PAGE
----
In 1982 Sister Helen Prejean became the spiritual advisor to Patrick Sonnier, the convicted killer of two teenagers who was sentenced to die in the electric chair of Lousiana's Angola State Prison. In the months before Sonnier's death, the Roman Catholic nun came to know a man who was as terrified as he had once been terrifying. At the same time, she came to know the families of the victims and the men whose job it was to execute him-men who often harbored doubts about the rightness of what they were doing. Out of that dreadful intimacy comes a profoundly moving spiritual journey through our stystem of capital punishment. Confronting both the plight of the condemned and the rage of the bereaved, the needs of a crime-ridden society and the Christian imperative of love, Dead Man Walking is an unprecedented look at the human consequences of the death penalty, a book that is both enlightening and devastating.
Format: Paperback Number of Pages: 276 Vendor: Random House, Inc Publication Date: 1994
Dimensions: 5 1/4 X 8 (inches) ISBN: 0679751319 ISBN-13: 9780679751311 Availability: Usually ships in 24-48 hours.
In 1982, a Roman Catholic nun became the spiritual advisor to a condemned murderer who was soon executed. Powerfully and persuasively, with a compassion that embraces not only the terrified killer but the families of his victims and the men who executed him, Prejean narrates Patrick Sonnier's walk to the electric chair.
The questions, discussion topics, and author biography that follow are intended to enhance your group's reading of Sister Helen Prejean's Dead Man Walking. We hope they will give you a number of interesting angles from which to consider this gripping story of two condemned men and the courageous nun who became their spiritual adviser.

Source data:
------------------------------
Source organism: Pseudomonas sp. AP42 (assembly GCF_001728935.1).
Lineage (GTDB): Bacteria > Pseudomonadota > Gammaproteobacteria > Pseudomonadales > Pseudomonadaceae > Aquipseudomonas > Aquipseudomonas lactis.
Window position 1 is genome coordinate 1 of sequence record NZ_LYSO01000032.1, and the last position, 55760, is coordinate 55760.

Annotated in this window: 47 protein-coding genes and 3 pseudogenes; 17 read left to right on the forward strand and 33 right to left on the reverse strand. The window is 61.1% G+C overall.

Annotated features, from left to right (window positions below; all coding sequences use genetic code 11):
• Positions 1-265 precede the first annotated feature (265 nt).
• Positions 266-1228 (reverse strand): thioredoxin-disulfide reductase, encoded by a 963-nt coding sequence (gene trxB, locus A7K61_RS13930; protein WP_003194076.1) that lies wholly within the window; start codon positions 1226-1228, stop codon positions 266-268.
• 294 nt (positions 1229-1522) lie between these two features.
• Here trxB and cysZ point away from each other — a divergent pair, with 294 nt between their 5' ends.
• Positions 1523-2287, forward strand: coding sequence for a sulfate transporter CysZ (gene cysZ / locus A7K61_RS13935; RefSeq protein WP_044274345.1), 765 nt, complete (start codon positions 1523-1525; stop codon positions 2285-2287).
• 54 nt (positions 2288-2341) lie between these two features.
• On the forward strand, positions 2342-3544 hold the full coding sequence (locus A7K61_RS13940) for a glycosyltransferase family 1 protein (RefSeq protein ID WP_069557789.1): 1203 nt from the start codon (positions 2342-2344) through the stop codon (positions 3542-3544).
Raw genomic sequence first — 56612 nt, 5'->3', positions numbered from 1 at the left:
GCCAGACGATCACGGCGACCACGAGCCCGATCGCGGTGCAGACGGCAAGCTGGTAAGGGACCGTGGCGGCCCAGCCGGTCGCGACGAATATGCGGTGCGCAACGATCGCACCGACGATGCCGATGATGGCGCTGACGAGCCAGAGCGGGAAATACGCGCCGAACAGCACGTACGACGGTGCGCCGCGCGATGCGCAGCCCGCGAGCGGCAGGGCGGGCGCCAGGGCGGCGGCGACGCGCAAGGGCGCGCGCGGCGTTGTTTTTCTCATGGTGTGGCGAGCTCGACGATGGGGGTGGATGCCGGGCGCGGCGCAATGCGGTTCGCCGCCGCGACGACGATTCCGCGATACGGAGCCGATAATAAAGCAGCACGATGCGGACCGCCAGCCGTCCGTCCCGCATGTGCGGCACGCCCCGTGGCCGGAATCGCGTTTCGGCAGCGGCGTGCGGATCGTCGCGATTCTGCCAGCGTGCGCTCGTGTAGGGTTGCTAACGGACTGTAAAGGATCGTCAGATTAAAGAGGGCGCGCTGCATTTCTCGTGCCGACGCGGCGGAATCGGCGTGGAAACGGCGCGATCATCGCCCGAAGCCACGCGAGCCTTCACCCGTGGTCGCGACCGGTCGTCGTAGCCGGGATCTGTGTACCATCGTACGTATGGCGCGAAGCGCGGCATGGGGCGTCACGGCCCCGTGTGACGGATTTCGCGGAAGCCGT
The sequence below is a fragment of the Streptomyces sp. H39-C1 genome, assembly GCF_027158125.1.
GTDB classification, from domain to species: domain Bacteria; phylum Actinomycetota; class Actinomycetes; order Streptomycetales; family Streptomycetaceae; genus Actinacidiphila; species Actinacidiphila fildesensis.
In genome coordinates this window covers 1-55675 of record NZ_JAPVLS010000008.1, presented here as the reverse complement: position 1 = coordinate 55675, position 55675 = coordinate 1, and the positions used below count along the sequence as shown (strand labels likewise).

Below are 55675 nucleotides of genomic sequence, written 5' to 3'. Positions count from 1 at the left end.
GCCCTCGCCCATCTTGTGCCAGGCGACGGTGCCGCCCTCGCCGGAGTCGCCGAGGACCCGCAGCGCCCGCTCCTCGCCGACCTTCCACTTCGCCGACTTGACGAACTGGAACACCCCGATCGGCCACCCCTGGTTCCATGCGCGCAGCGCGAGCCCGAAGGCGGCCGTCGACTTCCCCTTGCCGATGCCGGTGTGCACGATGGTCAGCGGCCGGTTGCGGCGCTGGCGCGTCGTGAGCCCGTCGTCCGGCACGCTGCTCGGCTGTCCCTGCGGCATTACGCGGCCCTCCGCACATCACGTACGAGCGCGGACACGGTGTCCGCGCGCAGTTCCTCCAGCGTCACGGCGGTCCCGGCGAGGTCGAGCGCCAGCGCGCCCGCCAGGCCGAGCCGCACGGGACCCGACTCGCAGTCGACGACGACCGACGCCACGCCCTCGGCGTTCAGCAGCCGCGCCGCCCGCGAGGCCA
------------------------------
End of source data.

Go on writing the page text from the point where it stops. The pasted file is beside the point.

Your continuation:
"Deeply moving...Sister Prejean is an excellent writer, direct and honest and unsentimental; her accounts of crime and punishment are gripping, and her argument is persuasive.... She almost palpably extends a hand to her readers." The New York Times Book Review
"Destined to become the most influential anti-capital punishment statement since Albert Camus wrote' Reflections on the Guillotine ' in 1957.... This unblinking book about the deliberate killing of human beings refuses to turn a blind eye to the sins of the murderers--be they prisoners or prison officials. The author, Sister Helen Prejean, is a Roman Catholic nun who has lived and worked with poor black families in New Orleans. Walking explores her personal and spiritual evolution into both a death penalty opponent and victims advocate, an evolution that begins when she serves as the spiritual advisor to two condemned men." Washington Post Book World
"This arresting account should do for the debate over capital punishment what the film footage from Selma and Birmingham accomplished for the civil rights movement: turn abstractions into flesh and blood. Tough, fair, bravely alive--you will not come away from this book unshaken." Bill McKibben